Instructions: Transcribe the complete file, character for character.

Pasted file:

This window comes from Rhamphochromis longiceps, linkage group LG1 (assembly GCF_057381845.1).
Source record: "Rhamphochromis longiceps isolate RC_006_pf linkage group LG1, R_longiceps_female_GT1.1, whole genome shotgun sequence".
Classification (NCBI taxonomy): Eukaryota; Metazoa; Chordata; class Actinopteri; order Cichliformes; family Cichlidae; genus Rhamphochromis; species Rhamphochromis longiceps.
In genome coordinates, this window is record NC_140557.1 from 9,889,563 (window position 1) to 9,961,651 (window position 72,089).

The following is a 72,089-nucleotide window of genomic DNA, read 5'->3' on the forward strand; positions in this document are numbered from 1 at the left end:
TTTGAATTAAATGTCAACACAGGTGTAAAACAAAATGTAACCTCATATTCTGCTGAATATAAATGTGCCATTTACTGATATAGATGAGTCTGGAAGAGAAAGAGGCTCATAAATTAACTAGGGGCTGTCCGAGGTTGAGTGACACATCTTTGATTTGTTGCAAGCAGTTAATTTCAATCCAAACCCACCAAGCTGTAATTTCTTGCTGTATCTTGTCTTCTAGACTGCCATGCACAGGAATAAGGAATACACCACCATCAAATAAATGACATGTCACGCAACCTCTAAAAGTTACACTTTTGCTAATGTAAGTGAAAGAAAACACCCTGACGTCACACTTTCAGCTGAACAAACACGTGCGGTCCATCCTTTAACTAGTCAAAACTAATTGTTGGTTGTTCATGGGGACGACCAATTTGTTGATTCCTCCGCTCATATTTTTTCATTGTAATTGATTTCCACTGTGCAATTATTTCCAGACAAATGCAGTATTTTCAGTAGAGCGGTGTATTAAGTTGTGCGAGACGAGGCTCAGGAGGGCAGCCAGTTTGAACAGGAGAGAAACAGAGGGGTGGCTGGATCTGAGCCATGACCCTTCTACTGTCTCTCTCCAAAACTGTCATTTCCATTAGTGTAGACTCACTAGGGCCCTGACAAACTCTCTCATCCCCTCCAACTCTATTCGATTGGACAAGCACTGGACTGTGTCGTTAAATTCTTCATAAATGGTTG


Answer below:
This window comes from Rhamphochromis longiceps, linkage group LG1 (assembly GCF_057381845.1).
Source record: "Rhamphochromis longiceps isolate RC_006_pf linkage group LG1, R_longiceps_female_GT1.1, whole genome shotgun sequence".
Classification (NCBI taxonomy): Eukaryota; Metazoa; Chordata; class Actinopteri; order Cichliformes; family Cichlidae; genus Rhamphochromis; species Rhamphochromis longiceps.
In genome coordinates, this window is record NC_140557.1 from 9,889,563 (window position 1) to 9,961,651 (window position 72,089).

The following is a 72,089-nucleotide window of genomic DNA, read 5'->3' on the forward strand; positions in this document are numbered from 1 at the left end:
TTTGAATTAAATGTCAACACAGGTGTAAAACAAAATGTAACCTCATATTCTGCTGAATATAAATGTGCCATTTACTGATATAGATGAGTCTGGAAGAGAAAGAGGCTCATAAATTAACTAGGGGCTGTCCGAGGTTGAGTGACACATCTTTGATTTGTTGCAAGCAGTTAATTTCAATCCAAACCCACCAAGCTGTAATTTCTTGCTGTATCTTGTCTTCTAGACTGCCATGCACAGGAATAAGGAATACACCACCATCAAATAAATGACATGTCACGCAACCTCTAAAAGTTACACTTTTGCTAATGTAAGTGAAAGAAAACACCCTGACGTCACACTTTCAGCTGAACAAACACGTGCGGTCCATCCTTTAACTAGTCAAAACTAATTGTTGGTTGTTCATGGGGACGACCAATTTGTTGATTCCTCCGCTCATATTTTTTCATTGTAATTGATTTCCACTGTGCAATTATTTCCAGACAAATGCAGTATTTTCAGTAGAGCGGTGTATTAAGTTGTGCGAGACGAGGCTCAGGAGGGCAGCCAGTTTGAACAGGAGAGAAACAGAGGGGTGGCTGGATCTGAGCCATGACCCTTCTACTGTCTCTCTCCAAAACTGTCATTTCCATTAGTGTAGACTCACTAGGGCCCTGACAAACTCTCTCATCCCCTCCAACTCTATTCGATTGGACAAGCACTGGACTGTGTCGTTAAATTCTTCATAAATGGTTG